The University of Texas School of Law awards scholarships each year to a group of outstanding students who demonstrate a commitment to studying, promoting, and working in public service. The scholars receive a scholarship and work closely with the Justice Center on public service initiatives.
“All of our new Scholars demonstrate an impressive commitment to public interest issues,” said Eden Harrington, director of the Justice Center. “We look forward to working with them on a range of projects and supporting their paths through law school and beyond.”
Meet the scholars:
Justin Chung ’19, is associate editor of The Review of Litigation and vice president of programming for the Texas Law chapter of the American Constitution Society. He has participated in the Human Rights Clinic and has volunteered for expunction, supported decision making, and citizenship application pro bono projects. Last year he was a Teaching Quizmaster and a research assistant to Professor Eliza Platts-Mills, co-writing an article with her on alternatives to payday loans. He has spent his summers working for Disability Rights Texas in Dallas and the Southern Poverty Law Center in Montgomery, Alabama. After law school he will clerk for the Honorable David Briones, U.S. District Judge for the Western District of Texas in El Paso.
Savannah Kumar ’20, cofounded and codirects the Law and Justice Discussion Group, codirects Street Law as a Mithoff Pro Bono Scholar, and is programming director for the fall 2018 Getting Radical in the South (GRITS) Conference. She is also a research assistant to Professor Sanford Levinson, helping to update his book Fault Lines in the Constitution. Last summer she worked at the American Civil Liberties Union of Texas in Houston and the Center for Court Innovation in New York City.
Taylor Loynd ’19, is president of If/When/How: Lawyering for Reproductive Justice, and volunteers weekly covering the Jane’s Due Process hotline. Last year she served as a Mithoff Pro Bono Scholar for the INCLUDE Project and ran the supported decision making clinics. She has participated in the Immigration Clinic, Housing Clinic, and Civil Rights Clinic, and has also volunteered for the Texas Civil Rights Project and Texas RioGrande Legal Aid in Austin. She has spent her summers working for Disability Rights Texas in Austin and the Southern Poverty Law Center in New Orleans.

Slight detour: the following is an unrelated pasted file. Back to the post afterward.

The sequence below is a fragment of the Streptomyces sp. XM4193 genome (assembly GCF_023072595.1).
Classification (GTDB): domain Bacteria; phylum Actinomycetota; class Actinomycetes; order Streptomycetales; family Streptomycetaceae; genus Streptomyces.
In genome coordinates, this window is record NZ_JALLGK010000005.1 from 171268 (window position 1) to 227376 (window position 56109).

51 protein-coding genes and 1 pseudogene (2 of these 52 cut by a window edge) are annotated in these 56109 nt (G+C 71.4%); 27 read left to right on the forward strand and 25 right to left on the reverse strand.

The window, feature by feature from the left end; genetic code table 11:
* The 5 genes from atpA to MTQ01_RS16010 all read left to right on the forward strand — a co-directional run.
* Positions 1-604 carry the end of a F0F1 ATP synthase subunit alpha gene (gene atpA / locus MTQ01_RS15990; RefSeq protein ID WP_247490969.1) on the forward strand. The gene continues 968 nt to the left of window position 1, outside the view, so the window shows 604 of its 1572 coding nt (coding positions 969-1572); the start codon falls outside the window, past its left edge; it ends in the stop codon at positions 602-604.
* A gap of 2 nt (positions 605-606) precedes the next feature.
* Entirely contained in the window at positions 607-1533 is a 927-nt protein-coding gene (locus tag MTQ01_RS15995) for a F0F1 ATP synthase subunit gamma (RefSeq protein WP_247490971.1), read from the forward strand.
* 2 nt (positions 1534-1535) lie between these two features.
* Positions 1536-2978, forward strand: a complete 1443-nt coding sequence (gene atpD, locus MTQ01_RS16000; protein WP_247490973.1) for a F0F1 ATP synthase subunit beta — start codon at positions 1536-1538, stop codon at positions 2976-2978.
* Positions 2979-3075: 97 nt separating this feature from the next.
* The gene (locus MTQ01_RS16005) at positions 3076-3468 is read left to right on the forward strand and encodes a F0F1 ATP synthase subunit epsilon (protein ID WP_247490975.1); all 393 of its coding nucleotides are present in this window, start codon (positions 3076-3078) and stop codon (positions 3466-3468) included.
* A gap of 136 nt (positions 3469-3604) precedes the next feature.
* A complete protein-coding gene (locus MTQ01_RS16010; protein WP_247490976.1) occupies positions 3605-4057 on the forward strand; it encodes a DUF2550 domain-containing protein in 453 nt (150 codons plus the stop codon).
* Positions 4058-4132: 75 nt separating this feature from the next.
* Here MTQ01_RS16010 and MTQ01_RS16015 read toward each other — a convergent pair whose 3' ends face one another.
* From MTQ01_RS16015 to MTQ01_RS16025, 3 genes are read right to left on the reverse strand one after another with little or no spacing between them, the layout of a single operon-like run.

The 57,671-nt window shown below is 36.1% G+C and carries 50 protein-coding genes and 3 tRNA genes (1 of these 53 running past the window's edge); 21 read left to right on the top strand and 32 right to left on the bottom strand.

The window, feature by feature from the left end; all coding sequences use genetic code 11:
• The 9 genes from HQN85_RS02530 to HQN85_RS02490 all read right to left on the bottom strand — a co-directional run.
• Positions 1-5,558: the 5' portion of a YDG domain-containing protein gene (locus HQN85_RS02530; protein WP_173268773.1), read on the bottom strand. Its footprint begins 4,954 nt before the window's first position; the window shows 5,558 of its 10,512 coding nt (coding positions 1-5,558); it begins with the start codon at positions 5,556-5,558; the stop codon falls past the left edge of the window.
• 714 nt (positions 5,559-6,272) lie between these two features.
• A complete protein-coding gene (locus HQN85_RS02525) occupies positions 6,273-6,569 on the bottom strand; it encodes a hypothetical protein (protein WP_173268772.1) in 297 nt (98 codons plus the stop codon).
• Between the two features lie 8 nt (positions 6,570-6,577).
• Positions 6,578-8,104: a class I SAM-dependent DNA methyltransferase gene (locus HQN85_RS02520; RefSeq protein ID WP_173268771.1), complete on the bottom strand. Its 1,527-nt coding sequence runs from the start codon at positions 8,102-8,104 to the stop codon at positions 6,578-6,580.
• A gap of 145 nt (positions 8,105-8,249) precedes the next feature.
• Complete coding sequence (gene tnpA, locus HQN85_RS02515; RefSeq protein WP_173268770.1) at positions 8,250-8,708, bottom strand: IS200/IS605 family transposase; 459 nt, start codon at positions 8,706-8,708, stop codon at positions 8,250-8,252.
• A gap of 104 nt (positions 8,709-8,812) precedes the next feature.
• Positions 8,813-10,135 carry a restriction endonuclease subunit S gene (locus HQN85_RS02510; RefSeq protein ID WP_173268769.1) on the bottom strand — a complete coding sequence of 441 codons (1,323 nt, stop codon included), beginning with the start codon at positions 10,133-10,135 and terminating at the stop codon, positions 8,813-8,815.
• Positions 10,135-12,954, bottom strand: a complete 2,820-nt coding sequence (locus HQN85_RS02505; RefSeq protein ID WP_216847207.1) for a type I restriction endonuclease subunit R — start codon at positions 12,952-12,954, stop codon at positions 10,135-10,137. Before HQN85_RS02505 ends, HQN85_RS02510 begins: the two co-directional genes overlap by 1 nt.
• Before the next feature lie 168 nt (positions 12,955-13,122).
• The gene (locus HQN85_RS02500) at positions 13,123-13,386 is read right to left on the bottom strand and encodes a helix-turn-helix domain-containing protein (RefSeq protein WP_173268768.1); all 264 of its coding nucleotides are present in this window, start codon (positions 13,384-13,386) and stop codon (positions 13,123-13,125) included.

Natalie Neill ‘20, serves as a Mithoff Pro Bono Scholar for the Driver License Reclamation Project; is a staff editor for The Review of Litigation; helped organize Change It Up! 2018; and is involved OUTLaw, the Public Interest Law Association, and the National Lawyers Guild. She is a student in the Civil Rights Clinic and a research assistant to Professor Angela Littwin. Last winter she volunteered as an Income Tax Assistance (VITA) site manager for Foundation Communities in Austin. Last summer she worked with Texas RioGrande Legal Aid in Austin focusing on predatory lending and debt collection.
Joshua Wagner ’20, is fellows coordinator and communications chair for Texas Law Fellowships, associate editor of the Texas Hispanic Journal of Law and Policy, and secretary of the J. Reuben Clark Law Society. He is a member of the Texas Law chapter of the American Constitution Society and the Public Interest Law Association and serves as an ambassador for the Texas Law Admissions Office. He is a student in the Immigration Clinic and has volunteered for many immigration related pro bono projects, visiting the Hutto and Karnes detention centers, assisting Texas Here to Stay with DACA renewals and applications, and drafting powers-of-attorney and other documents to provide for care of children if their parents are arrested or deported. Last summer he worked with Immigration Legal Services of Catholic Charities of Central Texas.